Pangaia Pioneers Zero-Waste Sneakers Made From Plant-Based Grape Leather & Recycled Rubber

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London-based material science company Pangaia has just launched its first zero-waste sneaker made from grape leather. The minimalist shoe features not only plant-based leather, but also 100% recycled natural materials to ensure that no new virgin resources are depleted from the planet.

Pangaia has used the 6.5 billion litres of waste from the global wine industry and turned it into a brand new sneaker. This waste – grape stalks, skins and seeds – are sourced from the Italian wine industry and repurposed into plant-based cruelty-free “leather”, and forms the new sneaker alongside the 100% recycled rubber sole crafted from industrial waste, natural cotton laces with 100% recycled plastic ends and bio-based water glue

The circular and responsibly-produced sneaker, touted to be “ultra-comfortable, lightweight, breathable”, comes in both black and white, and will now be available for limited pre-order for US$245 on Pangaia’s website. 

Read: A complete guide to natural vegan leather alternatives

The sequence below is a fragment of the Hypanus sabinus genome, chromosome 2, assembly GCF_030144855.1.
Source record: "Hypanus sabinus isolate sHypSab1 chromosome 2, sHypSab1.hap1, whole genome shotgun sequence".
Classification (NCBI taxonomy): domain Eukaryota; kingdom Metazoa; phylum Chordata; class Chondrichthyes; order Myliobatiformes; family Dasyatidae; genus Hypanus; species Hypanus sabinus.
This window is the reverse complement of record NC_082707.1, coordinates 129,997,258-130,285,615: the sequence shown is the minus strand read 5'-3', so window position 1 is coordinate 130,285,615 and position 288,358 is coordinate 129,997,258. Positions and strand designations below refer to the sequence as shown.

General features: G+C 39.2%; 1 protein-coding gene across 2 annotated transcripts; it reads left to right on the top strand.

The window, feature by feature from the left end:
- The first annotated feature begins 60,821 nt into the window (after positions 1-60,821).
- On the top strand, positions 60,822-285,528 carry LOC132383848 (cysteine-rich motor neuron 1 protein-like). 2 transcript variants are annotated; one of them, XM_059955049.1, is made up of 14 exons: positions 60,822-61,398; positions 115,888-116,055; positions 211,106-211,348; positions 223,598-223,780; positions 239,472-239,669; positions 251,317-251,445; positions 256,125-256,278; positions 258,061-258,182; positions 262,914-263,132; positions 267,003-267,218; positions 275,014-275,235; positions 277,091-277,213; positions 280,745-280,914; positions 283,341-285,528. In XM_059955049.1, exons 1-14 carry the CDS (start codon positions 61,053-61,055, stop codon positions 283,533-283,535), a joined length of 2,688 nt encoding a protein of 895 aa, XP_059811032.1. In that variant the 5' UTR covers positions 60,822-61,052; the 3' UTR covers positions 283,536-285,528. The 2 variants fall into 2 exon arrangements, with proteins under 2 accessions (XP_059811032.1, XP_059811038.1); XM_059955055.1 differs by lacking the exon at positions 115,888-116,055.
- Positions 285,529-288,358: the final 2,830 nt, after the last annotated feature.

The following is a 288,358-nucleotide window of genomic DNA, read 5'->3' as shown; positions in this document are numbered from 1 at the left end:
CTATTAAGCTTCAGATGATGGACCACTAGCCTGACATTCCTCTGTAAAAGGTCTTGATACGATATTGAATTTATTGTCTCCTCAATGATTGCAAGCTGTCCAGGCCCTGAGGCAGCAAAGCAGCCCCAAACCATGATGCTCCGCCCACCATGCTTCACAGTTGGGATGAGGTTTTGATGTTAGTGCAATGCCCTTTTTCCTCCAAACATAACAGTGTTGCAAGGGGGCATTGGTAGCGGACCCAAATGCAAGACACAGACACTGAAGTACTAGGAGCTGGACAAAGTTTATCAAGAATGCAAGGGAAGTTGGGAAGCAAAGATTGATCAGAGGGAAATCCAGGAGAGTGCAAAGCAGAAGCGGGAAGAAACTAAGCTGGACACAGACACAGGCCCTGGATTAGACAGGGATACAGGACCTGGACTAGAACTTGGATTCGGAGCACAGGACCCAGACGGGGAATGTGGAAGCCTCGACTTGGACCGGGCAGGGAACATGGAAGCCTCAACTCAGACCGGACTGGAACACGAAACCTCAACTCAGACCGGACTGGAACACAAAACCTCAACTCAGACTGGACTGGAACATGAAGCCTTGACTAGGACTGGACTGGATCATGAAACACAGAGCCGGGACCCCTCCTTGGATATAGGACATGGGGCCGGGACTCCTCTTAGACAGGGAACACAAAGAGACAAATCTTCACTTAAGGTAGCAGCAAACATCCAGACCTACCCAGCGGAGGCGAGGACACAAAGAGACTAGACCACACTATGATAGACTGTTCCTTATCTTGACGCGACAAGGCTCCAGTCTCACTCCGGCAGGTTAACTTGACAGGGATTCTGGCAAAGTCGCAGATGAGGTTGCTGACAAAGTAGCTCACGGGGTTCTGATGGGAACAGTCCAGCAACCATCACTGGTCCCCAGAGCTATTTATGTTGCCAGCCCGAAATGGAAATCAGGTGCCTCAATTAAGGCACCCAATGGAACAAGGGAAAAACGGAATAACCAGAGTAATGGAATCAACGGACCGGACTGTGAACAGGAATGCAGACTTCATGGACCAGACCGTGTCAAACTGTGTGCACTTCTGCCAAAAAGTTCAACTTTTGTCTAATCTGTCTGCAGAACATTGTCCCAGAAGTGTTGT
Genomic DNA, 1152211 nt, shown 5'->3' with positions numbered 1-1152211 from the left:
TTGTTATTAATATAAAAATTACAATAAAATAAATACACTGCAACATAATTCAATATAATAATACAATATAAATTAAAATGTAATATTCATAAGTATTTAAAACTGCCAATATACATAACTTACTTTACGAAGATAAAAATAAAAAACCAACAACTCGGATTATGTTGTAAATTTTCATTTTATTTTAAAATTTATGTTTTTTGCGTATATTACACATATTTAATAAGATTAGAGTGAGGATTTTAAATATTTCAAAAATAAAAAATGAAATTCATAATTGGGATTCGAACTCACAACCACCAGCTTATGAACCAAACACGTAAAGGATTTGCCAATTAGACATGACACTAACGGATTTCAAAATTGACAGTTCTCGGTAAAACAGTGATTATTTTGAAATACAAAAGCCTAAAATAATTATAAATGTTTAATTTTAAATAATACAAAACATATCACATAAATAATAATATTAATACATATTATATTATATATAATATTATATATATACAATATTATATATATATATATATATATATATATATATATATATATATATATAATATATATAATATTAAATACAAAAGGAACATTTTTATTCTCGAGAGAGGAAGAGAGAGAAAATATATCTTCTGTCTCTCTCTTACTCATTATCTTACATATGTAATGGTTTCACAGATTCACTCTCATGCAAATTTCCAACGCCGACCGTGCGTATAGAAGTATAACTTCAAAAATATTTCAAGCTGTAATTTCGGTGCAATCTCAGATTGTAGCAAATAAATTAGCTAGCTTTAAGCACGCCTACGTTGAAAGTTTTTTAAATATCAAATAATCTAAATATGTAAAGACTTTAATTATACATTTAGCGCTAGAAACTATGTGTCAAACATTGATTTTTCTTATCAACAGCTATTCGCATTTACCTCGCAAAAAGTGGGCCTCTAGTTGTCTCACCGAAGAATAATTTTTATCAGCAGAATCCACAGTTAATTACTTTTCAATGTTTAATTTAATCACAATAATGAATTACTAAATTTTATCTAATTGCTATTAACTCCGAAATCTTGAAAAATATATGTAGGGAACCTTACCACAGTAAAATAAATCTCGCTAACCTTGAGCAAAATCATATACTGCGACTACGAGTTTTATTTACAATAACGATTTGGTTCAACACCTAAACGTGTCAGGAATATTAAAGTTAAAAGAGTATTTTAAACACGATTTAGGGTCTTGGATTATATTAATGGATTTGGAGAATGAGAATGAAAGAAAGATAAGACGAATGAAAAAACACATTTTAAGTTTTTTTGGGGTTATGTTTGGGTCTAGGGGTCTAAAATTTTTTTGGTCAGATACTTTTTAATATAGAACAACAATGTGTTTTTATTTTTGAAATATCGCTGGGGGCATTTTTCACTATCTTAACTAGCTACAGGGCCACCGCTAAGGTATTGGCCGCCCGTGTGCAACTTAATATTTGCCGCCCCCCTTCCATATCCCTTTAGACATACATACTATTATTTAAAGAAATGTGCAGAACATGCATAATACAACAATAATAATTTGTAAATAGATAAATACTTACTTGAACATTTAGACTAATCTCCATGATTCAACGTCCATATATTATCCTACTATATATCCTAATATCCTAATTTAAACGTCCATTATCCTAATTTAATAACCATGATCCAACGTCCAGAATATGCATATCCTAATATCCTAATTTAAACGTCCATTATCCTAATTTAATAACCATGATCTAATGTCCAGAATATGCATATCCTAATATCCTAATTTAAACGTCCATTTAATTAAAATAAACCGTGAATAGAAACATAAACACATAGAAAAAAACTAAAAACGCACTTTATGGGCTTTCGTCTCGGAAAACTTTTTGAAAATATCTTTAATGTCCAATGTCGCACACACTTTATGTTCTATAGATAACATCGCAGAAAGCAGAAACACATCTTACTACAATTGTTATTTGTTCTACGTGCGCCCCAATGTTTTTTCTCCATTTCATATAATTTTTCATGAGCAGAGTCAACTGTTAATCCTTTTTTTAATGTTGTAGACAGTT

It’s the latest addition to Pangaia’s growing line of sustainable athleisure. Since its inception in 2018, the brand has gained a following with high-profile celebrities, including Justin Bieber, Kourtney Kardashian and tennis star Maria Sharapova. 

It’s not the first time grape leather has been used to create sustainable fashion pieces. Earlier this year, fashion giant H&M partnered with startup Vegea to use vegan leather made from wine waste in its Conscious Collection. 

Eco footwear has become a hot trend in the fashion industry in recent years, especially as consumers grow conscious of the environmental impact of their kicks. Even mainstream brands have gotten on board, with the likes of Adidas, Reebok and Nike both churning out their own plant-based, vegan-friendly and recycled designs in the past few months. 

All images courtesy of Pangaia.


  • Sally Ho

    Sally Ho is Green Queen's former resident writer and lead reporter. Passionate about the environment, social issues and health, she is always looking into the latest climate stories in Hong Kong and beyond. A long-time vegan, she also hopes to promote healthy and plant-based lifestyle choices in Asia. Sally has a background in Politics and International Relations from her studies at the London School of Economics and Political Science.

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